Center for Consumer Freedom Refutes IOM Strategy to Reduce Consumer Choices
Washington, DC – Today the nonprofit Center for Consumer Freedom (CCF) is refuting the Institute of Medicine’s (IOM) new report, “Accelerating Progress in Obesity Prevention: Solving the Weight of the Nation,” which misguidedly calls for the government and industry decision-makers to actively reduce the number of choices Americans have when they sit down to eat.
The IOM report proposes to improve the food environment by taxing sugar-sweetened beverages, creating restaurant zoning laws, and giving breaks to those building grocery stores in “food deserts.” Yet, in a recent study of America’s food environment conducted by Drs. Charles Baum (Middle Tennessee State University) and Shin-Yi Chou (Lehigh University), environmental factors like food prices and restaurant location were shown to play a minuscule role in America’s current obesity rates. The study found a lack of personal responsibility is making Americans overweight. Fundamentally, the key to maintaining a healthy weight is what it always has been: striking a balance between calories taken in (food) and calories expended (exercise).
“The Institute of Medicine and other food nannies are no longer just calling for Americans to reduce their consumption of certain foods,” said J. Justin Wilson, CCF’s Senior Research Analyst. “They’re flatly arguing against consumers having any choice in their snacks and meals. It is arrogant and absurd to suggest that Americans are too stupid to make their own food choices.”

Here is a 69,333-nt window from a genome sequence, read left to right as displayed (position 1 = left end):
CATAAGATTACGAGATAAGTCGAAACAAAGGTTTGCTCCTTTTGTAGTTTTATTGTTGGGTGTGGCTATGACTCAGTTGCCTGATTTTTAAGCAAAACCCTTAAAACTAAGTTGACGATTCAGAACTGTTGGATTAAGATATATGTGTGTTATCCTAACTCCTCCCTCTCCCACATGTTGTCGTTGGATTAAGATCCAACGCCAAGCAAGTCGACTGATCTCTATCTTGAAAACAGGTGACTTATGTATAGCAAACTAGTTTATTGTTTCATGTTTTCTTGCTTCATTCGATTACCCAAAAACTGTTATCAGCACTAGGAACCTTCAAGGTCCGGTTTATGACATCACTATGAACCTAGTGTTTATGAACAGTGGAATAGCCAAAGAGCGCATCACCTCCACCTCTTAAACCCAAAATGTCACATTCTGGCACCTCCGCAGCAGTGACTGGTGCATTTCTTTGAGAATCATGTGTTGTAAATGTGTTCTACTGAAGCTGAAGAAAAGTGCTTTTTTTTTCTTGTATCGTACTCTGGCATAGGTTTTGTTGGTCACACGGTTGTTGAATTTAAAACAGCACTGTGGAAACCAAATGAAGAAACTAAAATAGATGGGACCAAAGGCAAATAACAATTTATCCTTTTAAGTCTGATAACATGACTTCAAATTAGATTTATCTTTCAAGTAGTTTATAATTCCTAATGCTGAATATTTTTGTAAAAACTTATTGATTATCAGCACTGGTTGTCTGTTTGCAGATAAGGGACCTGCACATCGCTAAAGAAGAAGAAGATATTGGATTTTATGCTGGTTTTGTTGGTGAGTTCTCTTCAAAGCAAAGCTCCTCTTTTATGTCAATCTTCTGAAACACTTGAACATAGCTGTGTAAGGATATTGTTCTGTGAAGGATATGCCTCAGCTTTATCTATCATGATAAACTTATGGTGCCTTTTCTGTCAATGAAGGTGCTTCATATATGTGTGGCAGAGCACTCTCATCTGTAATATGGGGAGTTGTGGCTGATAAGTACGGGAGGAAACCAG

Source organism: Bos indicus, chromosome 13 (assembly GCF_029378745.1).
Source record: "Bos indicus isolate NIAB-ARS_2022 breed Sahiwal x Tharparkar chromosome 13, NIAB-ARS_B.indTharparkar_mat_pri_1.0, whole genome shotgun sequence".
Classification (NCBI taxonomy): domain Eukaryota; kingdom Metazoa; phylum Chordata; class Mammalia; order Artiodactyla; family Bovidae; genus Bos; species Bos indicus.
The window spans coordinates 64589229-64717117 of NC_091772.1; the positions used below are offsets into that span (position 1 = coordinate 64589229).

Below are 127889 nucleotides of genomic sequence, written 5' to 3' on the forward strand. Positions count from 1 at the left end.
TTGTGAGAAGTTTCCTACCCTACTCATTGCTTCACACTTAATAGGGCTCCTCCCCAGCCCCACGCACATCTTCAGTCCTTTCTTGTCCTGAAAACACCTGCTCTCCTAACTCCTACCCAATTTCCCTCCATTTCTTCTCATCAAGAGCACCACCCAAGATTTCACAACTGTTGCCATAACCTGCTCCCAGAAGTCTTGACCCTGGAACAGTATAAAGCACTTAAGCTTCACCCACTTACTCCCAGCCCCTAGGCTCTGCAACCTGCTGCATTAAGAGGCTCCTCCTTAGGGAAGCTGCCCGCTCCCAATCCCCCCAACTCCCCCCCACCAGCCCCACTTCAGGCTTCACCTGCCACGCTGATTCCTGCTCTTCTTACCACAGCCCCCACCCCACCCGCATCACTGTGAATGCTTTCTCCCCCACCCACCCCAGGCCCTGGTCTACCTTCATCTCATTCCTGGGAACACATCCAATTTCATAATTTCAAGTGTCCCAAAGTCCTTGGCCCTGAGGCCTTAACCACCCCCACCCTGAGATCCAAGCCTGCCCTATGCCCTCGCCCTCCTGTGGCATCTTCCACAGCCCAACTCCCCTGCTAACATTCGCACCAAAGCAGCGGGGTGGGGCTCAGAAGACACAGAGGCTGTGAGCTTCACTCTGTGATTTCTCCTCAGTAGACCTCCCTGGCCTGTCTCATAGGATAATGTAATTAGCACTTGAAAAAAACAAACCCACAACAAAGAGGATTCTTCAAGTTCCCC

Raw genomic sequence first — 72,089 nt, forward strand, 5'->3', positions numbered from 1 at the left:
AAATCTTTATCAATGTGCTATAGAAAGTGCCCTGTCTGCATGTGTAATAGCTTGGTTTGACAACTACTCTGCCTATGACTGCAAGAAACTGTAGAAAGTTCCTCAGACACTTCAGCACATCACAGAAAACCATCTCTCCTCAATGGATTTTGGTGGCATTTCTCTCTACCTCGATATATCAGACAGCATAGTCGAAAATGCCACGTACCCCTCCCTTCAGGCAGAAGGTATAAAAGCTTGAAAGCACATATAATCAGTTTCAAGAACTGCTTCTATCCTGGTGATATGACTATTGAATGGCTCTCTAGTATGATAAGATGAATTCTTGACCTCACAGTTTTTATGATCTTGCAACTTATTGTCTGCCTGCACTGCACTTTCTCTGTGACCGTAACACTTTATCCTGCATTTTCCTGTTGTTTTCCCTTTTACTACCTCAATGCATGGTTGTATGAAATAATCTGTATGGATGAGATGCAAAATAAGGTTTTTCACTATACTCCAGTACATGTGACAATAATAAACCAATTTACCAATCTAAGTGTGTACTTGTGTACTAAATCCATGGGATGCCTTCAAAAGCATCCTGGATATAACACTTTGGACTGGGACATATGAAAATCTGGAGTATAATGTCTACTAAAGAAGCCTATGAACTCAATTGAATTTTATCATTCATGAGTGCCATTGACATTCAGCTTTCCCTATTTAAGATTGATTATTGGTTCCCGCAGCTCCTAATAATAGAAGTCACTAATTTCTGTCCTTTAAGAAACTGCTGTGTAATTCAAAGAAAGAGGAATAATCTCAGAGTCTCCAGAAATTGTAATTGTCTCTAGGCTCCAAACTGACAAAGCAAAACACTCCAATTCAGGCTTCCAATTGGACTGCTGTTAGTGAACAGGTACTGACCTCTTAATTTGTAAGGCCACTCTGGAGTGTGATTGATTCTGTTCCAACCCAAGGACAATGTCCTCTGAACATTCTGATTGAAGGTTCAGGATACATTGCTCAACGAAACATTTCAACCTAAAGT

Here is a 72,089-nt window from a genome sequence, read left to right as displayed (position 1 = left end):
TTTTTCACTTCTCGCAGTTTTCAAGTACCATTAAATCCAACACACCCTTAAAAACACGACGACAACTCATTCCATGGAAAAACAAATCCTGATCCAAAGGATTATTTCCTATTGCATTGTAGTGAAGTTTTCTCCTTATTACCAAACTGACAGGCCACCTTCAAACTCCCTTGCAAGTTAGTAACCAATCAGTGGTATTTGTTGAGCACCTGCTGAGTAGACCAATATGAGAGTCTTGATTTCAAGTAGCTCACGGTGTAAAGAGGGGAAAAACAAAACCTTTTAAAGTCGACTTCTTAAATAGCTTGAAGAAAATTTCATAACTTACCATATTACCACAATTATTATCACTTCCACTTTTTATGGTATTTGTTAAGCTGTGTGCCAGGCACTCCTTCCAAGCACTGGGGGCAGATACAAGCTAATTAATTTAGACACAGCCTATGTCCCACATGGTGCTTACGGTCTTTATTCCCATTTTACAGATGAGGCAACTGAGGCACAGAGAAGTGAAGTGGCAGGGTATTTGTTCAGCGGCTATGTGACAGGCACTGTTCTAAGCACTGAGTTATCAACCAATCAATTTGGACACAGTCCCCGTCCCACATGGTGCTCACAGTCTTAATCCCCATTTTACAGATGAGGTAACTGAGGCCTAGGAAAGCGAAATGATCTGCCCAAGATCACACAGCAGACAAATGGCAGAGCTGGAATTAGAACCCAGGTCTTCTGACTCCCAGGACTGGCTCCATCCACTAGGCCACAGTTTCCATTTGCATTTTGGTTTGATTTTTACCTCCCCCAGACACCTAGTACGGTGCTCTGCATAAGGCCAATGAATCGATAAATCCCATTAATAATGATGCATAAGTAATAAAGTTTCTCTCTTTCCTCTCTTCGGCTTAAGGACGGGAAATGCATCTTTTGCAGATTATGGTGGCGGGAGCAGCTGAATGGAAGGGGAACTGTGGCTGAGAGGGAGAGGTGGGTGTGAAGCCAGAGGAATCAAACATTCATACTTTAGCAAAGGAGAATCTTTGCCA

The IOM proposal comes as data from the National Center for Health Statistics recently showed obesity rates in the United States to have slowed or possibly even to be leveling off. Many public health zealots and legislators are quick to champion heavy-handed government policies, such as taxing soda and sweets. However, what’s working for Americans is what always has, personal responsibility and consumer choice. Restaurants and food companies, meanwhile, have recognized changing consumer tastes by offering more options and smaller-portioned meals and snacks. Companies are responding to consumer demand by expanding their menus, not limiting them to low-sodium crackers and water.
“Increasing consumers’ options on menus and store shelves is the real key to curbing obesity,” Wilson continued, “not imposing one-size-fits-all policies that completely ignore the importance of personal responsibility.”